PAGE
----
Czech volunteers develop working ventilator in days

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By Karel Janicek / The Associated Press

PRAGUE—Tomas Kapler knew nothing about ventilators—he’s an online business consultant, not an engineer or a medical technician. But when he saw that shortages of the vital machines had imperiled critically ill Covid-19 patients in northern Italy, he was moved to action.

“It was a disturbing feeling for me that because of a lack of equipment the doctors had to decide whether a person gets a chance to live,” Kapler said. “That seemed so horrific to me that it was an impulse to do something.”

And so he did. “I just said to myself: ‘Can we simply make the ventilators?’” he said.

Working around the clock, he brought together a team of 30 Czechs to develop a fully functional ventilator—Corovent. And they did it in a matter of days.

Kapler is a member of an informal group of volunteers formed by IT companies and experts who offered to help the state fight the pandemic. The virus struck here slightly later than in Western Europe but the number of infected was rising and time was running out.

“It seemed that on the turn of March and April, we might be in the same situation as Italy,” Kapler said.

Ventilators had become a precious commodity. Their price was skyrocketing and so was demand that the traditional makers were unable to immediately meet.

Components for the ventilators were also in critically short supply. So Kapler said he set out to “make a ventilator from the parts that are used in common machines.”

A crowdfunding campaign ensured the necessary finances in just hours.

Kapler approached Karel Roubik, professor of Biomedical Engineering at the Czech Technical University for help. He, in turn, assembled colleagues through Skype, while his post-graduate student tested the new design in their lab in Kladno, west of Prague.

They had a working prototype in five days, something that would normally take a year.

Roubik said their simple design makes the machine reliable, inexpensive, and easy to operate and mass-produce.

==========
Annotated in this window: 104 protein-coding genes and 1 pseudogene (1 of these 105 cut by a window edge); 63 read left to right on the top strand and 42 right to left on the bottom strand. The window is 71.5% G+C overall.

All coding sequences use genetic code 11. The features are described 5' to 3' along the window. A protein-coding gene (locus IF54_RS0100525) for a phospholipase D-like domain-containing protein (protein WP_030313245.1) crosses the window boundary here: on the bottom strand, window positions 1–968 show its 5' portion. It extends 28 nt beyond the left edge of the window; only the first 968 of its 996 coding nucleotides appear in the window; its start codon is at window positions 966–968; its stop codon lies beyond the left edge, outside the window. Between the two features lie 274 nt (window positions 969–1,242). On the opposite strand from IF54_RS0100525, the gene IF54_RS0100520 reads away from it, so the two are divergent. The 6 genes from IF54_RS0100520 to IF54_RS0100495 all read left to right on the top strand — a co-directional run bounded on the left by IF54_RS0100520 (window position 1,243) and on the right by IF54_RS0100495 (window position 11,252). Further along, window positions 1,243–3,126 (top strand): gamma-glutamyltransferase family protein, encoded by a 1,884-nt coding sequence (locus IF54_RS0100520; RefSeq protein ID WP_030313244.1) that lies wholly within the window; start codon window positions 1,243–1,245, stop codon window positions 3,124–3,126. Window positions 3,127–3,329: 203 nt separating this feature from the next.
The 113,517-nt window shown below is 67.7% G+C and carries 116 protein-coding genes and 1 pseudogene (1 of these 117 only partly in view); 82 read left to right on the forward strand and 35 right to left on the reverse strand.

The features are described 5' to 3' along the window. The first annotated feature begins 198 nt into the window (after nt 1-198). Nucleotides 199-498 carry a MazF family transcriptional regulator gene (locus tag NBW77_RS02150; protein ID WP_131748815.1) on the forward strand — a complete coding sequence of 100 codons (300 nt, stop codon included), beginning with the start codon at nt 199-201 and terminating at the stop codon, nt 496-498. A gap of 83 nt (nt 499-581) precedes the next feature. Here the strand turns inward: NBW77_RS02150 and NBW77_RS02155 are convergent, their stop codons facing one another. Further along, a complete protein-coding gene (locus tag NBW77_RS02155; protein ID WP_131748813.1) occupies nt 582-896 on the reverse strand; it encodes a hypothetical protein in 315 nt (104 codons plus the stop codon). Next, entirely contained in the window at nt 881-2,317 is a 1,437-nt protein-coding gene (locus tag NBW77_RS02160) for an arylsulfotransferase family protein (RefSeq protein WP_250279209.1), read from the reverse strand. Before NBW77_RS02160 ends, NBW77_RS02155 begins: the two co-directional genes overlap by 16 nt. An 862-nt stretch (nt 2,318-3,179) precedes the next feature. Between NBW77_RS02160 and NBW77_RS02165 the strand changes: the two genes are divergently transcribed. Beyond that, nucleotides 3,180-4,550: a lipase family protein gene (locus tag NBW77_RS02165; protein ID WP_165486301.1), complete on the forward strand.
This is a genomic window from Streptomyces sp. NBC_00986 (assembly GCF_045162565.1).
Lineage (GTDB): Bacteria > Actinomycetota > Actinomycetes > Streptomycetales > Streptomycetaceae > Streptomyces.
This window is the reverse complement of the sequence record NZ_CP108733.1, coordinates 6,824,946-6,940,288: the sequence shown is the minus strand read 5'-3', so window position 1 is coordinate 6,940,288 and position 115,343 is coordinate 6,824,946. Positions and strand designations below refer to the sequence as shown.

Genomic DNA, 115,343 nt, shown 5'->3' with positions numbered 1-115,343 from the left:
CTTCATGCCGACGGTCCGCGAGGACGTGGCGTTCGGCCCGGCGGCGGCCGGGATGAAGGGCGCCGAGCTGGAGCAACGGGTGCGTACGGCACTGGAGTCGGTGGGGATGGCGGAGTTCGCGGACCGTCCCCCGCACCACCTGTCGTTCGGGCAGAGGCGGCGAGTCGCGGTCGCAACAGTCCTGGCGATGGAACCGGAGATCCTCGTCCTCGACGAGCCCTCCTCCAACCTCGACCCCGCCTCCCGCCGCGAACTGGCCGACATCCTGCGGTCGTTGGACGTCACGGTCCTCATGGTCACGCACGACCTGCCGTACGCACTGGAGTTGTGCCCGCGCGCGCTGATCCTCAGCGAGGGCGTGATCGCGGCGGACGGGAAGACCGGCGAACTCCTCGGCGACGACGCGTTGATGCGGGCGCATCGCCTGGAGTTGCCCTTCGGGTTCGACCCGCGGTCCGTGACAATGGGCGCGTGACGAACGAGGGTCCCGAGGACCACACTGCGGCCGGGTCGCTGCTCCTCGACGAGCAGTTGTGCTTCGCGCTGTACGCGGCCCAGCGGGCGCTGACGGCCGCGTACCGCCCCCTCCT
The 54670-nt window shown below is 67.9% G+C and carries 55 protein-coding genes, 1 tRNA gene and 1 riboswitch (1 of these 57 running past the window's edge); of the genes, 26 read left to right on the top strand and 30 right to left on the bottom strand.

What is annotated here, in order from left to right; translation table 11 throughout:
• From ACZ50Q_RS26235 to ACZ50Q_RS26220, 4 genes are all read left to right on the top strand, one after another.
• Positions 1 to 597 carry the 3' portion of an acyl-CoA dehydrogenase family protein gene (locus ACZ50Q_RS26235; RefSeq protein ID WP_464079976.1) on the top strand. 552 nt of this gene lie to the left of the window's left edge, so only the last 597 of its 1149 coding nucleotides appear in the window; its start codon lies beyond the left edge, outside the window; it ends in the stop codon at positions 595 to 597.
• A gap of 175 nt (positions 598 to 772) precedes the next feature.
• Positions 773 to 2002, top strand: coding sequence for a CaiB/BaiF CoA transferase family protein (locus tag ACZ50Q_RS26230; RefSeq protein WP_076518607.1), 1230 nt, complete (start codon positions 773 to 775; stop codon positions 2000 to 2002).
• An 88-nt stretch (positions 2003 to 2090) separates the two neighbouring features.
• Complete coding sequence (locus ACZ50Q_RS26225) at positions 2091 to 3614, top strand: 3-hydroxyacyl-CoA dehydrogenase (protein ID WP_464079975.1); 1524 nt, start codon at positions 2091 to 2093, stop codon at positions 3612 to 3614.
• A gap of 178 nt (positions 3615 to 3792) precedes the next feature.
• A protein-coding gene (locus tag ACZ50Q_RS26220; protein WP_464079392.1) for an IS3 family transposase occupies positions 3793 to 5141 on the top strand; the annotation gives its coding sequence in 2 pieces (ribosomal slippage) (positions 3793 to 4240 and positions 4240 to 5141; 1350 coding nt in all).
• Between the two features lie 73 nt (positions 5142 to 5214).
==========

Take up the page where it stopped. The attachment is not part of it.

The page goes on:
A group of volunteer pilots flew their planes to deliver anything needed. And then MICO, an energy and chemical company based in Trebic, 200 kilometers (125 miles) from Kladno, offered to do the manufacturing.

Flights between the two places helped fine-tune the production line in a few weeks.

“I didn’t do anything more than those people who were making the face masks,” said MICO’s Chief Executive, Jiri Denner. “They did the maximum they could. And I did the maximum I could.”

With the certification for emergency use in the European Union approved, the ventilator was ready in April—but it was not needed in the Czech Republic, which had managed to contain the outbreak.

MICO has submitted a request for approval for emergency use in the United States, Brazil, Russia and other countries. Meanwhile, they’ve applied for EU certification for common hospital use.

“Originally, we thought it would be just an emergency ventilator for the Czech Republic,” Kapler said. “But it later turned out that the ventilators will be needed in the entire world.”

Kapler looks back at the effort with satisfaction.

“I had to quit my job and I have been without pay for several months,” he said. “But otherwise, it was mostly positive for me. I’ve met many fantastic people who are willing to help.”

Or to quote the slogan printed on the ventilator’s box: “Powered by Czech heart.” AP

Image credits: AP/Petr David Josek

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